A powerful 8.3-magnitude earthquake struck off Chile on Wednesday, killing at least five people, forcing the evacuation of one million and sparking warnings that tsunami waves could even reach Japan.
Buildings swayed as far away as in Buenos Aires, Argentina, 1,500 kilometers (1,000 miles) away to the east. In Chile, people ran out into the streets in terror.
TV footage showed stores with floors strewn with a colorful and mushy mess of broken bottles, jars and other spilled merchandise.
It was the sixth most powerful quake in the history of geologically volatile Chile and the strongest anywhere in the world this year, Deputy Interior Minister Mahmoud Aleuy said.
Strong aftershocks followed the first quake, and a tsunami alert remained in effect hours later for the Chilean coast. Many people were evacuated to higher ground.
More than 135,000 families were left without power in the north-central coast area, the National Emergency Office reported, lowering an early figure.
Central Choapa province, which is closest to the epicenter, was declared a catastrophe zone and placed under military rule.
The United States Geological Survey put the shallow offshore quake at a magnitude of 8.3 and said it hit 228 kilometers (about 140 miles) north of Santiago, a city of 6.6 million people.
The Chilean government put the main earthquake at 8.4 on the Richter scale.
"The motion began lightly, then stronger and stronger," said Santiago resident Jeannette Matte.
"We were on the 12th floor and we were very afraid because it was not stopping. First it was from side to side, then it was like little jumps."
Interior Minister Jorge Burgos said evacuation of coastal towns and cities had been ordered as a precautionary measure. Classes were cancelled in coastal areas.
Among the dead were a woman in Illapel, close to the epicenter, and an 86-year-old man in Santiago, where there were scenes of pandemonium as thousands fled swaying buildings.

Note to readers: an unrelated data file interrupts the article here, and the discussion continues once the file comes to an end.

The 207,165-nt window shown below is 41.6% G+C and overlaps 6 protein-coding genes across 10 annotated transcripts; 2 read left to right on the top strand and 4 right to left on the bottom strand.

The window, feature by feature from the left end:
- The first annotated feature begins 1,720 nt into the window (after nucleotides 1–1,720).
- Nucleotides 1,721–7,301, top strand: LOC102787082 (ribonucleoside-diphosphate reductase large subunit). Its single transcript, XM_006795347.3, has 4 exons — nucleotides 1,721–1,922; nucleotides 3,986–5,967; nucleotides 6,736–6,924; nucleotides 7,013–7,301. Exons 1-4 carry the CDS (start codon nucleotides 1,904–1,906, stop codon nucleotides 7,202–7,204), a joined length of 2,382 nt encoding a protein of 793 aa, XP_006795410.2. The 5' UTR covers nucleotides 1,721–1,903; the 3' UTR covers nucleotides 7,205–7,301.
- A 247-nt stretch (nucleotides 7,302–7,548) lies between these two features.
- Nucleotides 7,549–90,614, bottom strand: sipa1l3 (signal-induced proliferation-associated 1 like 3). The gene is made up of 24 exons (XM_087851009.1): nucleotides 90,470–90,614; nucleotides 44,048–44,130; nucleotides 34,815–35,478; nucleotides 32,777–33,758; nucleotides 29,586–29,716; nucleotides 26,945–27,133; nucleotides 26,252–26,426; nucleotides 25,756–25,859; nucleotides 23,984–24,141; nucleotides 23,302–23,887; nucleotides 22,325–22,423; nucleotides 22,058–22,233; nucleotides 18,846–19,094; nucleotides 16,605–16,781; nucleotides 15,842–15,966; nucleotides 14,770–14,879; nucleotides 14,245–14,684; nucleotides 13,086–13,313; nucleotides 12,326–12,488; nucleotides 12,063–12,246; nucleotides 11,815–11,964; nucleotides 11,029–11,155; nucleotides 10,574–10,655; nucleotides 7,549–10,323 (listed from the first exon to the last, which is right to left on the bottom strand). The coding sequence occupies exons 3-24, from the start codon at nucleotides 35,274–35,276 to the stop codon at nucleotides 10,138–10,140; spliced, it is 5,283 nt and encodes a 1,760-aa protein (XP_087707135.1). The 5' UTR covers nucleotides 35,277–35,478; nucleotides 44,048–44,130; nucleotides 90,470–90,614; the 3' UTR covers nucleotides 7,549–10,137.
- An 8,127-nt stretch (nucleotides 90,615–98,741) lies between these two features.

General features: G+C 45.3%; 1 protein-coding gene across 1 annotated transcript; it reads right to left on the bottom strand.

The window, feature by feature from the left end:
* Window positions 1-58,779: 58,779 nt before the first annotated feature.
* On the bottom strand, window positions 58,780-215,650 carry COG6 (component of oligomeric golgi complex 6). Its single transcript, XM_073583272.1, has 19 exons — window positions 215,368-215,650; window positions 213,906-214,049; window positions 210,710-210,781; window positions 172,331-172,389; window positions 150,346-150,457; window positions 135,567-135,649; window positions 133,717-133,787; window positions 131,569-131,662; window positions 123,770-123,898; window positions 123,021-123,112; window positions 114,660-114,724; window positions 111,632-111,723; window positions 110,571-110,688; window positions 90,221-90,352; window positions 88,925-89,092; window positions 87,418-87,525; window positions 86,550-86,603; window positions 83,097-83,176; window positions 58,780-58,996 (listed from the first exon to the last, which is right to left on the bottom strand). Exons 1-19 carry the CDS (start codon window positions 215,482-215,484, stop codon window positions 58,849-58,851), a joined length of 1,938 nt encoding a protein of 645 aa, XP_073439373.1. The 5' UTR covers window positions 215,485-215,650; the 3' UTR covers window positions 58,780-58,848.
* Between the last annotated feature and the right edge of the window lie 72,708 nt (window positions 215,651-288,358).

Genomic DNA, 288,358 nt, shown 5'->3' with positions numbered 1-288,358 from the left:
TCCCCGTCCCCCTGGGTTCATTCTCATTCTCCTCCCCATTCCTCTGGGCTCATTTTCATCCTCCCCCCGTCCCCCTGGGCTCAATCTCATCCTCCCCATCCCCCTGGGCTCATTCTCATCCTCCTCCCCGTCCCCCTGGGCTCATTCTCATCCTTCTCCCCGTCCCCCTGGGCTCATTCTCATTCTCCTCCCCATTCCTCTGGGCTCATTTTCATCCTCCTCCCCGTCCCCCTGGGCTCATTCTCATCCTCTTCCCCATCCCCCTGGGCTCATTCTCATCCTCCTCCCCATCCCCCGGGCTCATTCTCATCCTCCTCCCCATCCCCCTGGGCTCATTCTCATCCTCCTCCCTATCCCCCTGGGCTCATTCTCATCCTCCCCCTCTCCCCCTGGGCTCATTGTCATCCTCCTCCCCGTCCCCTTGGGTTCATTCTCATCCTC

Hardest-hit Illapel, a coastal city of 30,000, saw its electricity fail and several homes collapsed. Around a dozen people were injured.
In coastal La Serena, in the north of Chile, "people were running in all directions," said resident Gloria Navarro.
Waves crashed across costal roads in the regions of Coquimbo and Valparaiso. Rough seas were also forecast for Thursday.
Fear also seized residents in Argentina.
"We went into a panic and the floor kept moving. We went out into the hallway and down the stairs," Celina Atrave, 65, who lives in a 25-story high-rise near downtown Buenos Aires, told AFP.
Chilean President Michelle Bachelet said she would travel to the quake-hit area to assess the relief effort.
The Hawaii-based Pacific Tsunami Warning Center said that "hazardous" tsunami waves were possible for some parts of Chile's shoreline, including some three meters (10 feet) above the tide level.
Tsunami waves were also possible in French Polynesia, Hawaii and California, officials said, as well as smaller waves as far afield as Japan and New Zealand.
The first tsunami waves struck Chile's coast, including the tourist city of Valparaiso, local television pictures showed, but there were no immediate details of damage or injuries.
A precautionary alert for Peru was later called off, civil defense officials said, but scared residents in the city of Ilo, close to the border with Chile, remained out on the streets and on higher ground nonetheless.
In April last year, a deadly 8.2-magnitude earthquake in northern Chile killed six people and forced a million to leave their homes in the region around Iquique.
And a February 2010 quake that struck just off the coast of Chile's Maule region measured 8.8 in magnitude, making it one of the largest ever recorded.
It killed more than 500 people and inflicted an estimated $30 billion in damages.